While working out the strategy it was established that it was desirable to form the government of national unity. It came into being on March 1998, when the Radical Party members entered the power structures. Since then the media focus was on Kosovo, as "the uppermost issue of all Serbian issues." Namely both the state-controlled and para-state media centered on the governments' activities related to Kosovo.

When the Radical Party and the Serbian Renewal Movement joined the government it helped the regime simulate the allegedly general support for its Kosovo policy and the settlement of the crisis. The most powerful media in Serbia, notably the Radio-Television Serbia every day articulates the non-existing joint stand of all strata of society on the resolution of the current crisis and depict the ruling elite as the most competent and serious part of the society. Time slots in the news broadcasts and other information/current affairs programs are given only to those politicians who fit this scheme, while the others are evaded. For example the media simulate that the national unity government ensured general consensus of all relevant political factors on all key issues. Thus the created image is the one of a homogenous society without confrontations and differences. By extension this homogeneity means massive support to authorities who competently rule the country under conditions of complex relations with powerful and anti-Serb international community. In this way all different opinions and even ideas about forming a political alternative are eliminated. The state and national interests must have priority over any particular or group interest. Hence President of Independent Trade Unions of Serbia, Tomislav Banovic, advised the educational professionals not to strike, as "the eve of the Rambuieu Conference is not the right time for strike." In other words Kosovo problem is the most serious problem with which the society is faced, and the entire social potential should be engaged in efforts to solve this problem.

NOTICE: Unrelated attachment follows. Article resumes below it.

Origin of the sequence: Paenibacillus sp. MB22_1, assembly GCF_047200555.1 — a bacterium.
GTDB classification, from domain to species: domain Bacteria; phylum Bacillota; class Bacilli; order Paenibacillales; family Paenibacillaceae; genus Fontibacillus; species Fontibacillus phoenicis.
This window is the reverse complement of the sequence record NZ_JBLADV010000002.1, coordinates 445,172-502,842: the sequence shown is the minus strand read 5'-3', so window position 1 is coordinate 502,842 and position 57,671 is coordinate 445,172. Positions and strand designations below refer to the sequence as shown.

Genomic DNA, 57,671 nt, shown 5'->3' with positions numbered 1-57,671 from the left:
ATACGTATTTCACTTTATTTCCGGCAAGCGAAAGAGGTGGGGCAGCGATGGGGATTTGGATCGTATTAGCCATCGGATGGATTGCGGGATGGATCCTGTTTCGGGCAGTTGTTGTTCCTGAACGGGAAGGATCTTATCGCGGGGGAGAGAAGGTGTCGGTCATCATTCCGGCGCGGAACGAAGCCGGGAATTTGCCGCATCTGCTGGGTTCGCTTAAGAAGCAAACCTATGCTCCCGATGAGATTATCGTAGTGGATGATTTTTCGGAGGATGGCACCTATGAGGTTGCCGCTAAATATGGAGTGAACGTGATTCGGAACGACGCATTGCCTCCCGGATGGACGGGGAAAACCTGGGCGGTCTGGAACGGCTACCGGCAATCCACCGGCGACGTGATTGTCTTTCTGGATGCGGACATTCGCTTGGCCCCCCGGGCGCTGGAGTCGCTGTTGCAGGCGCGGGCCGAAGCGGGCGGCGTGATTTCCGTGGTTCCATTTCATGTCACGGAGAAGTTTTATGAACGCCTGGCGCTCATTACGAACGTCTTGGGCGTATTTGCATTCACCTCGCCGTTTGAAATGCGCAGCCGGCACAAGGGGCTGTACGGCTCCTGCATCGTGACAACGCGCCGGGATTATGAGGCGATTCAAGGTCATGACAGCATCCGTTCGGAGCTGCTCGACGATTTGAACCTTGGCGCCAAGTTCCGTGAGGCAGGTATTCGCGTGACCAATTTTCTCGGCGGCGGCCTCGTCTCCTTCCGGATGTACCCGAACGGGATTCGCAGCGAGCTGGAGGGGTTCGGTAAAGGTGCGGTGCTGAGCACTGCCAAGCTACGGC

At the same time extremely anti-American footage is being broadcast (the US being the key player in the resolution of the Kosovo crisis), which stimulates the other party to prolong the isolation of the country.

In this scheme of things the Kosovo crisis is depicted as a consequence of terrorist and criminal activities of Shiptari terrorists which threaten both the past and future of the country. That strategic orientation was confirmed by all the state-controlled media (both the print and electronic ones) in their treatment of the village Racak case.

But what is happening with the independent media, notably, dailies?

A certain degree of professionalism was achieved in the information pages, because some papers used to cover Kosovo developments from both the Serbian and Kosovar angle. But some independent media, alike their state-controlled counterparts, in that second angle included the opinions and statements of international community, widely considered "an ally of Shiptari." In the Racak case, William Walker was criticized for siding with "the terrorists." "By uttering many lies and faking the facts he blamed our state bodies for the massacre, and once again tried to protect terrorists, kidnappers, and murderers." (President of Serbia, Milan Milutinovic, Vecernje novosti, 17 January 1999).